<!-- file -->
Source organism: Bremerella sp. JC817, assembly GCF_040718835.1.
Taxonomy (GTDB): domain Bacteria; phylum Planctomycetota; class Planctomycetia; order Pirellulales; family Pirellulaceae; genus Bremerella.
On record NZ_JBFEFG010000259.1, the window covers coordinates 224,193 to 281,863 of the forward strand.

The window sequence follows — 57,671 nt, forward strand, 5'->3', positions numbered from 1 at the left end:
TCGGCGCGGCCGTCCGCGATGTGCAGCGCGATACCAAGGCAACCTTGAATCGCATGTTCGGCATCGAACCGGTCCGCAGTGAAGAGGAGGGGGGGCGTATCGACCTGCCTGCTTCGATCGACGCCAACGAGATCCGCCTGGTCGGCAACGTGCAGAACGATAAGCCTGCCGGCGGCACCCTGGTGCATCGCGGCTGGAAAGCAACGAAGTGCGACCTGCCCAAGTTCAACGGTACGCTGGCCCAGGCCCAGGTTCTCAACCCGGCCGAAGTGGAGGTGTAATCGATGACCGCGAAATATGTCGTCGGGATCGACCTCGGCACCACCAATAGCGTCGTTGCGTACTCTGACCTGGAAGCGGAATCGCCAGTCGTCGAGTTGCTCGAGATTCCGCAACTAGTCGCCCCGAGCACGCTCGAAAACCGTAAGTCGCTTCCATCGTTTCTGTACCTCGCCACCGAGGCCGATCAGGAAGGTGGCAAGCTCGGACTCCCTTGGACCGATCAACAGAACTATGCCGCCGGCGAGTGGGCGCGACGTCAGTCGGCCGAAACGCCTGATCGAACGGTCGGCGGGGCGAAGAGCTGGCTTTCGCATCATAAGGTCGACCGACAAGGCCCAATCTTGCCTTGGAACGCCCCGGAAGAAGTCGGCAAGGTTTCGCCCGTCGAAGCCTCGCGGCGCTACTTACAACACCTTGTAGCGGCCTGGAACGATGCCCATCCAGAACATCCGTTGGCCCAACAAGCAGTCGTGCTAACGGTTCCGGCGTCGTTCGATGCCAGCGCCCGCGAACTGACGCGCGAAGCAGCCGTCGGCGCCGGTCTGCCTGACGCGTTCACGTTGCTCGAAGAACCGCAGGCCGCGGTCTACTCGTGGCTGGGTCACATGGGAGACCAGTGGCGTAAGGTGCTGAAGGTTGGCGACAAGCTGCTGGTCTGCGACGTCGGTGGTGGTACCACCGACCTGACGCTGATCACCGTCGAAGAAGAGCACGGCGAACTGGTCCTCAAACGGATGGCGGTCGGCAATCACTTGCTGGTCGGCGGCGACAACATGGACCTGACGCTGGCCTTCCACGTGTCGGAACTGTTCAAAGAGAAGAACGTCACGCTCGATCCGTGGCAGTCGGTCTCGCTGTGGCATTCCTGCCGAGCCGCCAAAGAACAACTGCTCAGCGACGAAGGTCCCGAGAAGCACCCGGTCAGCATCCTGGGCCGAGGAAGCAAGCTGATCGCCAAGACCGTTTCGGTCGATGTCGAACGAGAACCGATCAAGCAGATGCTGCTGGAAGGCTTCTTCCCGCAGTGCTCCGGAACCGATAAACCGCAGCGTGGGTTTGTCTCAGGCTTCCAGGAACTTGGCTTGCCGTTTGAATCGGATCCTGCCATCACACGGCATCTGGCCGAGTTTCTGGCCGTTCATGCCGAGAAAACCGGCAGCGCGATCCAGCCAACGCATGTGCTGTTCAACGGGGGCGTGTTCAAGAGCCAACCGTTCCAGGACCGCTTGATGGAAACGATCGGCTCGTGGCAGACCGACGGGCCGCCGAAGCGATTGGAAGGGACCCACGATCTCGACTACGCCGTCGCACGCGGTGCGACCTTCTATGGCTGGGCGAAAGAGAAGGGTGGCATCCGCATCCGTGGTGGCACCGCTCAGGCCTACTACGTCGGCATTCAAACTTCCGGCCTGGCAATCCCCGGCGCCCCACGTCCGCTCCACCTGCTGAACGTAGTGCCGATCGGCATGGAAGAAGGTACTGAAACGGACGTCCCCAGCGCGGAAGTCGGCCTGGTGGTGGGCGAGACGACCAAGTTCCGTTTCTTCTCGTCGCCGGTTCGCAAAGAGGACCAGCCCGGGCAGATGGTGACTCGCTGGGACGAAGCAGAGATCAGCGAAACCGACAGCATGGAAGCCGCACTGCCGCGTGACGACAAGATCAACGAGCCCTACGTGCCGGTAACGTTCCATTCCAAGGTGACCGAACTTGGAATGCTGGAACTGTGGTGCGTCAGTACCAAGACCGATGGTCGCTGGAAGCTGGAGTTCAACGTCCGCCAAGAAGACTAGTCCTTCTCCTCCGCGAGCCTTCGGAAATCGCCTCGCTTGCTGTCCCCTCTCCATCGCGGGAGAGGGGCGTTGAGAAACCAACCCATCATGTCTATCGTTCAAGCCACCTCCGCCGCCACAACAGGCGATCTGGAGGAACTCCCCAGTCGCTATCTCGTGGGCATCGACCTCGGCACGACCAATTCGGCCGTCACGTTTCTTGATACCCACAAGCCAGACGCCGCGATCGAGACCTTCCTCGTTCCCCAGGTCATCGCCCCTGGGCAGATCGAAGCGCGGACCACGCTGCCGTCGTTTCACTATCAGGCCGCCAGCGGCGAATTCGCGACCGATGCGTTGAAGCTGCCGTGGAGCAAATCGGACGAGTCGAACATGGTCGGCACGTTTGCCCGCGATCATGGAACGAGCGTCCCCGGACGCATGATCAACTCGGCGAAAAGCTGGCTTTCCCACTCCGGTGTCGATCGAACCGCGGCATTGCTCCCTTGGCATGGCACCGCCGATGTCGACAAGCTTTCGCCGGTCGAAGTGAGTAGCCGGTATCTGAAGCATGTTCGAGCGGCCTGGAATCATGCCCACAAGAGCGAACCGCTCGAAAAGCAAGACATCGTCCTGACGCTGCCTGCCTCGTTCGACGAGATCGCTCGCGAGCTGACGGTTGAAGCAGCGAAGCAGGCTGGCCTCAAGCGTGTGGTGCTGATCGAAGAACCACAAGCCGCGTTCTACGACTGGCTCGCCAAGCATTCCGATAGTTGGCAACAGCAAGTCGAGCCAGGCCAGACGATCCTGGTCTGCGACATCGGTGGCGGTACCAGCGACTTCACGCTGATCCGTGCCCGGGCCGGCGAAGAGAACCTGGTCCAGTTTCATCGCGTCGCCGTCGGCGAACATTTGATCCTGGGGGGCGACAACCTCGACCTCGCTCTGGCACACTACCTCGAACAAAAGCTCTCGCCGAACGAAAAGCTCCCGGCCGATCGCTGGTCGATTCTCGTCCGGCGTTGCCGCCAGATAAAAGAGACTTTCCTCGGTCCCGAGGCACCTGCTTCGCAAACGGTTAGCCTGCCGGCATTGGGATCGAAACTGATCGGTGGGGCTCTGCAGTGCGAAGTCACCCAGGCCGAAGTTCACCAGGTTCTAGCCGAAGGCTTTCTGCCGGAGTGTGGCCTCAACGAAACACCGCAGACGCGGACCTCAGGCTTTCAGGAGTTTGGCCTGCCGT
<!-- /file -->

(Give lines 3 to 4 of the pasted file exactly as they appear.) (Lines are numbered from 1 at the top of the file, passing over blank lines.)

On record NZ_JBFEFG010000259.1, the window covers coordinates 224,193 to 281,863 of the forward strand.

The window sequence follows — 57,671 nt, forward strand, 5'->3', positions numbered from 1 at the left end: